Obviously our priest has a spot where he can see all the etiquette problems that come up. After putting a polite but small notice in our bulletin for several weeks and then watching someone sit chomping gum throughout Mass (two rows in front of us where we watched in fascination ...), he drafted a new etiquette reminder. Not only did it make me laugh but I really loved the last two paragraphs which remind us that these matters of etiquette aren't merely to make those around us happy (though they will!), but because we are there for a much higher purpose.
- Please turn off or silence cell phone and pagers
- Please keep a respectful quiet in the presence of Jesus in the Eucharist before and after Mass
- Please remember appropriate clothing—even/especially during the summer the church should be décolletage-free zone (if you don’t know this word I have one other word for you...Dictionary)
- Please for us as adults, do not bring in cups of coffee from the various chains...or, of course, from home
- Please remember, except in case of true need, bottles of water are not needed...we probably won’t dehydrate in an hour
- Please remember chewing gum by anyone (any age, Catholic or not) is not acceptable ever, at any time, and especially during Mass. Reason? 1. respect 2. one-hour fast prior to Communion
- Please refrain from reading the bulletin, e-mails or text messages during Mass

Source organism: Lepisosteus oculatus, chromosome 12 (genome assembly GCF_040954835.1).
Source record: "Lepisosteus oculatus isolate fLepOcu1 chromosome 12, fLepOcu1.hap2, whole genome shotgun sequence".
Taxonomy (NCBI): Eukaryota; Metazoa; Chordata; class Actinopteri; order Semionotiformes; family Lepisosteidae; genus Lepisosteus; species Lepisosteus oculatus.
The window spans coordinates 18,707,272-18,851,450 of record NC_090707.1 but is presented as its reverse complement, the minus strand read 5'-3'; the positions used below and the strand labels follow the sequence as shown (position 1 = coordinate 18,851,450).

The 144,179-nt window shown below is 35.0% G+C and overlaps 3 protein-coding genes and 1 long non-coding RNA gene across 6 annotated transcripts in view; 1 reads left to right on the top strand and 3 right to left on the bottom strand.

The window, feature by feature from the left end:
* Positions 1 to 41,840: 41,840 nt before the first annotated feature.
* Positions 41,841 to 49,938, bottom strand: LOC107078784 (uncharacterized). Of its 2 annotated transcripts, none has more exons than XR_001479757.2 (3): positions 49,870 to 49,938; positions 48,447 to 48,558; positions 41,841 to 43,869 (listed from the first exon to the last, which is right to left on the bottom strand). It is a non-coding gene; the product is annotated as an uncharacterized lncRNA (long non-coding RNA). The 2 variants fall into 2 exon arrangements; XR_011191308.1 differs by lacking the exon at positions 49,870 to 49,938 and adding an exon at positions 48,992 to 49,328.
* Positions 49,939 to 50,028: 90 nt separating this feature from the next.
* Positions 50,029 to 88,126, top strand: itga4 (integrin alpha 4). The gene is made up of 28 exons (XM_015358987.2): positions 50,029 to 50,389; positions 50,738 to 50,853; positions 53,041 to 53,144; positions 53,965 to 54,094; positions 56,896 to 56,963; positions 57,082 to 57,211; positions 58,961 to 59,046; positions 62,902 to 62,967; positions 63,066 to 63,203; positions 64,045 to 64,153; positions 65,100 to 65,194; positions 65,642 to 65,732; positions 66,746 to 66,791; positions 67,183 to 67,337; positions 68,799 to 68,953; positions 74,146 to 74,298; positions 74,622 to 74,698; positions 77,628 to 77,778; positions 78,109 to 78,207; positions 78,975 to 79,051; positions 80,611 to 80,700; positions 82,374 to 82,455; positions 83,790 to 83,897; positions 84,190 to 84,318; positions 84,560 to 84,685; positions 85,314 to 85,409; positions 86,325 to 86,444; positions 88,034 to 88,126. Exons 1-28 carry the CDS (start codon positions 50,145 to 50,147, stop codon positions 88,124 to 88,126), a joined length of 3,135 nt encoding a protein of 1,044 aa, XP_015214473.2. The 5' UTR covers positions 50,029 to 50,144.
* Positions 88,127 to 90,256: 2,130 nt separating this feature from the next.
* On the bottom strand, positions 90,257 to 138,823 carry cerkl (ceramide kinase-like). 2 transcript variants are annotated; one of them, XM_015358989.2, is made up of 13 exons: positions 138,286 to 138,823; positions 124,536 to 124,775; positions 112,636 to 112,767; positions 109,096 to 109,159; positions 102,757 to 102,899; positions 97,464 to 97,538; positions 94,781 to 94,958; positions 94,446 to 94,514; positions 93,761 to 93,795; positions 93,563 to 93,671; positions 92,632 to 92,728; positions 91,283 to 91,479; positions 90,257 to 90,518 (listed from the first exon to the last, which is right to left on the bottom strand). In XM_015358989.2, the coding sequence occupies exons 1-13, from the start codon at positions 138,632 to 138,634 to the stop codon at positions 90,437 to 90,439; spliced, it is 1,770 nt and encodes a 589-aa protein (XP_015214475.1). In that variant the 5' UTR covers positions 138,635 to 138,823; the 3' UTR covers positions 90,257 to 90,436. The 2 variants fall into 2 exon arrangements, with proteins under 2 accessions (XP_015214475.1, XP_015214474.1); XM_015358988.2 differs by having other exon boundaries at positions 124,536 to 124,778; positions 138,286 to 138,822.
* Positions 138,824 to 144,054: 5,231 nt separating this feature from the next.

- Please NO MP3 devices, iPods, Nano or otherwise…
- Please do not come late, scoot out after Communion or rudely leave before the Liturgy is concluded, including the closing hymn
- Please participate in the Mass, Body, Mind and Spirit singing, speaking, praying, attending within the heart and in the body.
The question may be asked, “Why?”. The answer, is reverence, respect, participation. Our obligation is NOT bodily presence in the church during the time the Mass is being celebrated; our obligation each Sunday and Holy Day of obligation is active participation in mind, heart and body in the Liturgy, in which the saving mysteries of the Passion, Death, and Resurrection of Jesus Christ are celebrated in a way that we may enter into them… If that sounds heady well it may be, but that’s how it is, that is our privilege as Catholics to take part in by prayerfully lifting up our minds and hearts and offering ourselves with Jesus Christ at the altar.
Our Lord unites us with Himself, with one another and with the angels and saints, by the Holy Spirit, in the one and only worship of God The Father when we come to Mass—nothing less. God the Father listens to our prayers with loving and unfailing attention; we should be together as a community, in His Presence in exactly the same way. Please don’t take offense but one of our goals together must be the restoration and maintenance of reverence and participation in the Liturgy—our whole and undivided hearts we must give to God. I would be remiss not to remind us all of our duty and our privilege.